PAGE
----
Chief Leader - December 21, 2010by FLORA FAIR
Recent reports about generous Fire Department pensions make the benefits sound outrageous, but unions say that the numbers don't tell the whole story.
According to the city's Independent Budget Office, FDNY pensions are costing the city $1.05 billion annually. An article in the New York Post stated that nearly 1,300 FDNY retirees collect more than $100,000 annually. But Alexander Hagan, president of the Uniformed Fire Officers Association, says that the high pension costs stem from the attacks of Sept. 11, 2001 and their aftermath.
Rise in Disability Pensions
A total of 340 firefighters died on 9/11, and their surviving families were given a full line-of-duty death pension, as opposed to the 50-percent of final average salary service pension firefighters would receive for a regular retirement. Since 9/11, more than 2,000 Firefighters and officers have been forced into retirement with permanent disabilities. These retirees receive a pension worth three-quarters of their final average pay.
"While there may be some who look at this in terms of money streaming from the pension fund, I look at it in terms of pain and agony for individuals and families," Mr. Hagan said. "I don't begrudge any of them their pension because many of them aren't going to collect that pension too long."
When it comes to the high pensions that some officers receive, Mr. Hagan thinks the compensation may not be enough. "Officers lead the way into the building, every building. We lead The Bravest," he said. "Sadly, that may be an indication that the officer's job is far more dangerous than anyone ever realized, and perhaps the compensation needs to be looked at and adjusted accordingly."
Charles Brecher, executive vice president and director of research for the Citizens Budget Commission, said that it's not about a single catastrophic event, but legislation that pre-dated 9/11. "Our concern is the general set of policy decisions that have been made in the State Legislature that make the benefits fiscally unsustainable," he said. Those decisions include a definition of disability that CBC feels is too broad, the inclusion of overtime in calculating benefits, and no minimum age requirement for retirement.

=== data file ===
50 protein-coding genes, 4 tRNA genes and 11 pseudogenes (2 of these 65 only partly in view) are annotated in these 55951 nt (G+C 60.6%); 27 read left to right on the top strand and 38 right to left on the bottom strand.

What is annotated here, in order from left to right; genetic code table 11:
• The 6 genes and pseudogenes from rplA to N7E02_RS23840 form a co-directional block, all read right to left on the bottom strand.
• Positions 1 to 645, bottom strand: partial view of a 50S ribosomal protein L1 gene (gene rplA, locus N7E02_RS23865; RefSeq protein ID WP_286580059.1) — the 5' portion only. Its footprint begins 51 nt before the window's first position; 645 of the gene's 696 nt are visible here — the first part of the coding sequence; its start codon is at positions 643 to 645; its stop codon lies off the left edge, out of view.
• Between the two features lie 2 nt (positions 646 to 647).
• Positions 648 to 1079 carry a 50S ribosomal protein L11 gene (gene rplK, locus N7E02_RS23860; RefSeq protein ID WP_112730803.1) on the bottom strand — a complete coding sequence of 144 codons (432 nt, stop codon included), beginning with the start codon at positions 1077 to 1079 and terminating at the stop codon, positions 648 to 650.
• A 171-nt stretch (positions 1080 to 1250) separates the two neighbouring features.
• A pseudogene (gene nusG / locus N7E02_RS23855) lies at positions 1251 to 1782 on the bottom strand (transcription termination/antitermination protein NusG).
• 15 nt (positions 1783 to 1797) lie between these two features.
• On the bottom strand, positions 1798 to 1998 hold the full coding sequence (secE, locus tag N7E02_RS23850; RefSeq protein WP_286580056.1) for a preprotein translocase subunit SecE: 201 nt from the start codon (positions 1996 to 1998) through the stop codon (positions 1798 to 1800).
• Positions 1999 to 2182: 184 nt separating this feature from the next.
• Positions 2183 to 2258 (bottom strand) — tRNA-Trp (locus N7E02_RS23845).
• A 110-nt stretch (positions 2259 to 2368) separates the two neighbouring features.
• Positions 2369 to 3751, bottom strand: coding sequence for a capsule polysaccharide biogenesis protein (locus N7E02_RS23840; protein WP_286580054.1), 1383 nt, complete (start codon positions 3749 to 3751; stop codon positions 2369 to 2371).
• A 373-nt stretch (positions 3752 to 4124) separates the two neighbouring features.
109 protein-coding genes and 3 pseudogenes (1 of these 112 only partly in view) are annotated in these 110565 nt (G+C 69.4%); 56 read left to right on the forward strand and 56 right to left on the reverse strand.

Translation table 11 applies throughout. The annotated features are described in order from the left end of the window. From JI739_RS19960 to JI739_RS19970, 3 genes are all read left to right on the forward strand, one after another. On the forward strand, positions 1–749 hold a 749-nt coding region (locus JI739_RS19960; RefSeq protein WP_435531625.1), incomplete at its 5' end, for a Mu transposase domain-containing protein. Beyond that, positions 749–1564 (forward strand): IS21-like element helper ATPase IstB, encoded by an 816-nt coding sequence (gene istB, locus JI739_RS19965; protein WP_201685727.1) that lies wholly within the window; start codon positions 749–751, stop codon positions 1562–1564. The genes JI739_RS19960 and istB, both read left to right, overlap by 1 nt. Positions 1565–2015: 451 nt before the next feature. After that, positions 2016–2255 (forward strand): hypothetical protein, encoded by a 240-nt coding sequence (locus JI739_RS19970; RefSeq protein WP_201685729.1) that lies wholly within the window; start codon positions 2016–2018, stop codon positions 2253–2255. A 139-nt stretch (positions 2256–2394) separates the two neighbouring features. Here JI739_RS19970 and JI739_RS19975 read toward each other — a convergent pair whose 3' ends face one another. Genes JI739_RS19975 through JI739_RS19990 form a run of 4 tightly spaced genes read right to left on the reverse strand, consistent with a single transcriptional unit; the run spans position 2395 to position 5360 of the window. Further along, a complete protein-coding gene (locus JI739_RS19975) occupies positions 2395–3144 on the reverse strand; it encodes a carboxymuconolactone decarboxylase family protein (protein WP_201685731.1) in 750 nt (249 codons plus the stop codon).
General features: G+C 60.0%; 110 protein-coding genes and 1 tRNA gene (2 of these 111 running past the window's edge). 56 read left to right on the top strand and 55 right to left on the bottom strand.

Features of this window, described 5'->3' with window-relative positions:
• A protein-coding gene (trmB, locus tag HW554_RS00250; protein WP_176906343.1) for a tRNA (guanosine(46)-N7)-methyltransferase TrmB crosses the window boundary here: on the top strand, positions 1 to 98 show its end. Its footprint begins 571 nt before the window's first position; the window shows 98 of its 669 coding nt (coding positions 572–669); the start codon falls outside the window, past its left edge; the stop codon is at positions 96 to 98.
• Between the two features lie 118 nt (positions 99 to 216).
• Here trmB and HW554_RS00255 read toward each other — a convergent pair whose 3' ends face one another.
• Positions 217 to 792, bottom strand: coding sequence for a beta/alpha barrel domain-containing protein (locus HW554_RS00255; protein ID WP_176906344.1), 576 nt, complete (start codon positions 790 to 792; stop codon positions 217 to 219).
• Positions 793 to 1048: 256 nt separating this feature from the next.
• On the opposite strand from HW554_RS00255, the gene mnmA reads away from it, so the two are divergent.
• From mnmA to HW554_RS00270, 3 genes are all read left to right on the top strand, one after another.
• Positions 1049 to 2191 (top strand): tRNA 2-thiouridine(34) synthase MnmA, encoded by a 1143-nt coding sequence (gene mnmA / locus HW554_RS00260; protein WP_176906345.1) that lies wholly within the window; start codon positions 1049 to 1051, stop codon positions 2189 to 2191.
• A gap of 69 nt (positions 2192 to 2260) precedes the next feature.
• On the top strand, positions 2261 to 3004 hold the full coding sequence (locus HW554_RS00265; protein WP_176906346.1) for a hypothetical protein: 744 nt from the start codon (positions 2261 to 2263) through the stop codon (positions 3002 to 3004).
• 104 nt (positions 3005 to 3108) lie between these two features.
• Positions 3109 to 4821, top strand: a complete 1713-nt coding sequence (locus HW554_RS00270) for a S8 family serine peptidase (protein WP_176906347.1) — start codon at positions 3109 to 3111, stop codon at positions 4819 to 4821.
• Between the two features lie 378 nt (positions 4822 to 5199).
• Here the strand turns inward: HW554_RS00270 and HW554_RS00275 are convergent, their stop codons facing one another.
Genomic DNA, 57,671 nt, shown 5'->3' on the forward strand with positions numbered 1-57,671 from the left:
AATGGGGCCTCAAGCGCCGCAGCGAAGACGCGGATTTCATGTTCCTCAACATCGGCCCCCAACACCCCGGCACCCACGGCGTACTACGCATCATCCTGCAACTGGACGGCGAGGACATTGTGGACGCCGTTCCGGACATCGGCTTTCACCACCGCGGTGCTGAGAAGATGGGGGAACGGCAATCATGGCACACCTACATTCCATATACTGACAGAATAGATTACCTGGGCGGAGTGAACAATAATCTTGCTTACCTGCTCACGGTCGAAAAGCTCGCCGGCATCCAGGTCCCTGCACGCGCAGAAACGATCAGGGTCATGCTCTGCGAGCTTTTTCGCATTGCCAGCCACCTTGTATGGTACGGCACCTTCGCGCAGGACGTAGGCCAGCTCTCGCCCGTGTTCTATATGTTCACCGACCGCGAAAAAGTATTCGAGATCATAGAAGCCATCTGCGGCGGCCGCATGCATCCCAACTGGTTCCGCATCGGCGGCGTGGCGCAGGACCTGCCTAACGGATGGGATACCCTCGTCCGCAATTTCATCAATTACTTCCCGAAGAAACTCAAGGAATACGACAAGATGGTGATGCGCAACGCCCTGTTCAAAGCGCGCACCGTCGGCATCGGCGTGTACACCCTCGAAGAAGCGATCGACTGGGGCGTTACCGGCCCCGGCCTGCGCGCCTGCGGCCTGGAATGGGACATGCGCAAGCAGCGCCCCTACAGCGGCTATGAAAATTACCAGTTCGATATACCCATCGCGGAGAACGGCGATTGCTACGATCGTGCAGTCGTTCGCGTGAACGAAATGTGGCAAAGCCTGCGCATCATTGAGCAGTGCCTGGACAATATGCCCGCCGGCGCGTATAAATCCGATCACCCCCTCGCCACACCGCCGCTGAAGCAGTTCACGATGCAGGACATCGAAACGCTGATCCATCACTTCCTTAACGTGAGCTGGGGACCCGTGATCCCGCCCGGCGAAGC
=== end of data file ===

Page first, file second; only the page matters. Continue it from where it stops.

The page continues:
But he doesn't think it's firefighters who are to blame. "Nobody is suggesting that people's existing pensions be reduced," he said. Instead, the business-funded CBC is focusing on changes to legislation to curb future costs.
There's also concern about city pension funds, which have suffered a 6-percent earnings shortfall over the last decade. But the City Comptroller's Office says that the funds have seen improved earnings in Fiscal Year 2010, at a combined rate of about 14 percent, with FDNY-specific funds performing slightly better. This is 6 percent above the assumed 8-percent earning used by the funds.
Uniformed Firefighter Association President Steve Cassidy noted that Firefighters contribute 2.85 percent of salary to the cost of those pensions. "Firefighters pay into their pensions for the 20 years that they're on the job," he said. "That's left out of many of the stories." He also insists that 9/11 had an impact on those funds. "And those in the CBC seem to forget that that [WTC] site was cleaned up a year ahead of schedule and saved the city over a billion dollars," he said. "So their whole analysis of the firefighters' pension fund is wrong. Firefighters risk their lives every day."
Mr. Hagan agreed that firefighters earn their pension in a dangerous and demanding job. "The risk to life, limb and health should also be taken into account," he said.